Made available in DSpace on 2014-06-11T19:23:33Z (GMT). No. of bitstreams: 0 Previous issue date: 2011-09-26Bitstream added on 2014-06-13T19:29:43Z : No. of bitstreams: 1 santos_ma_me_arafcl.pdf: 529010 bytes, checksum: c944fc22f7723560e89a1d134f212ae2 (MD5) / Coordenação de Aperfeiçoamento de Pessoal de Nível Superior (CAPES) / O presente trabalho consiste num estudo sobre as origens e os motivos da valorização atribuída atualmente ao acúmulo de saberes enquanto aquisição de informações de maneira rápida e superficial. Esta valorização vem sendo afirmada como condição necessária ao desenvolvimento do processo de formação, e as teses da sociedade do conhecimento têm sido sua maior expressão. Este discurso que se dissemina amplamente em meio à sociedade capitalista atual – aqui compreendida como sociedade administrada –, que possui o neoliberalismo como sua política econômica, tem sido muito bem recebido e ao mesmo tempo reproduzido amplamente pelas pessoas em práticas cotidianas e intelectuais. Diante desta constatação, abordamos os meios pelos quais o acúmulo de saberes se constitui em uma exigência e, ao mesmo tempo, em uma imposição social, influenciando negativamente a construção da experiência formativa dos indivíduos. Analisamos os dispositivos que se encontram instalados na sociedade como instrumentos para a formação, mas que, na realidade, negam a possibilidade de desenvolvimento da experiência formativa. Apresentamos ainda as possíveis contradições que podem conduzir à superação desta problemática permitindo atingir o contexto de uma formação em que o desenvolvimento da experiência constitua o cerne de um movimento de emancipação. Para os estudos procedemos, primeiramente, à análise do discurso neoliberal acerca da educação, situando neste a valorização do acúmulo de saberes e a defesa da qualidade da educação. Em seqüência, recorremos aos estudos dos filósofos Theodor W. Adorno e Max Horkheimer procurando investigar em que medida a valorização do acúmulo de saberes na sociedade administrada contribui para o fortalecimento da... / This paper consists of a study about the origins and the purposes of the great importance that, nowadays, is ascribed to knowledge accumulation understood as a fast and superficially information acquisition. This importance has been considered as a necessary condition to the development of the formation process, and the theses of the knowledge society have been the most noticeable expression of such importance. This discourse that is largely spread through the current capitalist society - here understood as administered society –, whose economic policy is the neoliberalism, has been well accepted and widely reproduced by the people in their intellectual and everyday practices. Faced with this observation, we aim to approach the ways through which the knowledge accumulation consists of a requirement and, at the same time, of a social imposition, negatively affecting the construction of the individuals formative experience. We analyze devices that are set up in the society as instruments for formation, but that, in reality, deny the possibility of a formative experience development. We even present the possible contradictions that may lead to the overcoming of this problematic and letting reach the situation of a formation in which the experience development may be the heart of an emancipation movement. For our studies, we first proceed to the analysis of the neoliberal discourse concerning the education, placing at it the great importance of the knowledge accumulation and the defense of the quality of education. Then, we turn to the researches of the philosophers Theodor W. Adorno and Max Horkheimer, aiming to investigate how the knowledge accumulation inside the administered society contributes to the strengthening of the semi-formation and to the negation of the main condition of social emancipation that is the formative experience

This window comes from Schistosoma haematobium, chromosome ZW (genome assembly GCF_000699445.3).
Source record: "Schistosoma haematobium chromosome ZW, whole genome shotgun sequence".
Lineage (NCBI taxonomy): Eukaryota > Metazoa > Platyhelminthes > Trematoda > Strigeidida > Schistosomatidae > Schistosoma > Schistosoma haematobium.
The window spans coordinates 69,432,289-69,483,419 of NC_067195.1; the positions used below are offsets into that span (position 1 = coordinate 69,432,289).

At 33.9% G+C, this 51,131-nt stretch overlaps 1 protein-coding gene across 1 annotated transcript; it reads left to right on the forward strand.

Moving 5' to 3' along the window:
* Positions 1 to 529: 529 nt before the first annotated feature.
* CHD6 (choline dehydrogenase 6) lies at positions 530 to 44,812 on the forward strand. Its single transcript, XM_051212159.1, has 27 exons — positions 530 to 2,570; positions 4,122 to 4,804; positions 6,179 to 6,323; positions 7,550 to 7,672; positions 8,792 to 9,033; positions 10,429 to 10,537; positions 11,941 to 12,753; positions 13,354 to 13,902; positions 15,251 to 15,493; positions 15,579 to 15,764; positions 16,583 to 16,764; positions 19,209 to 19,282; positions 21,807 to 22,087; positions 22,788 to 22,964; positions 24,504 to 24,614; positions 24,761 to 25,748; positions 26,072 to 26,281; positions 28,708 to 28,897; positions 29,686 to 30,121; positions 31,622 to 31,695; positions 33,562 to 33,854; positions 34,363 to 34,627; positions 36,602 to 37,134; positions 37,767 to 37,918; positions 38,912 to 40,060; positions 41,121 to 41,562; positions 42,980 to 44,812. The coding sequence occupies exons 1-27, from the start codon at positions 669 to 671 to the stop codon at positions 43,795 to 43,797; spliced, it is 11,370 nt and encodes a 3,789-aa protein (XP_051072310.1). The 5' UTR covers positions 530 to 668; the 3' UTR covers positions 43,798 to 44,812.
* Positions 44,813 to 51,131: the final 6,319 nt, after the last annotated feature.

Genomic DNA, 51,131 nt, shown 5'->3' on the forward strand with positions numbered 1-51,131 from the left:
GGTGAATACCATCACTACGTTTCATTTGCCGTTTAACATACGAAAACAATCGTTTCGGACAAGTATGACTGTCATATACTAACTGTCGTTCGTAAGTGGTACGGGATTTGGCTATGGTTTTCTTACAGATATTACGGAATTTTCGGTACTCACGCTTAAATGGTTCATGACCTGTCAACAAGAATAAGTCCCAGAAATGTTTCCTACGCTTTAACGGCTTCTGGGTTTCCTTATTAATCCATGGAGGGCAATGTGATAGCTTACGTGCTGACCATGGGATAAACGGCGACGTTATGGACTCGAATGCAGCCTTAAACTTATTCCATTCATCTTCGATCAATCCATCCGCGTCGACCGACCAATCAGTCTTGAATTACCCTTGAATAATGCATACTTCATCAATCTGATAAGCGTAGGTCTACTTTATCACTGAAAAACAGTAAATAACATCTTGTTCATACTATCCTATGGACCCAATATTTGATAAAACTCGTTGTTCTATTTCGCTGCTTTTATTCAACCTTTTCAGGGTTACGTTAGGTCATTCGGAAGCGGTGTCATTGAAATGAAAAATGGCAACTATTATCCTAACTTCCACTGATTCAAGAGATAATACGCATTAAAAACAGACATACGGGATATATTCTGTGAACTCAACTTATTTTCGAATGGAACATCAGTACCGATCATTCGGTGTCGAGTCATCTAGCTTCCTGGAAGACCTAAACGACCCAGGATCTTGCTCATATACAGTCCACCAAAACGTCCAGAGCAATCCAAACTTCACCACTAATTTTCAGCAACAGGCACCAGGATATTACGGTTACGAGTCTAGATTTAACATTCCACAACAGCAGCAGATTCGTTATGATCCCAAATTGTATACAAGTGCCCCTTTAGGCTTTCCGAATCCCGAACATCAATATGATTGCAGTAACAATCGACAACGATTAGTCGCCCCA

Non-formal education in a South African township: a qualitative study of an overnight camp experience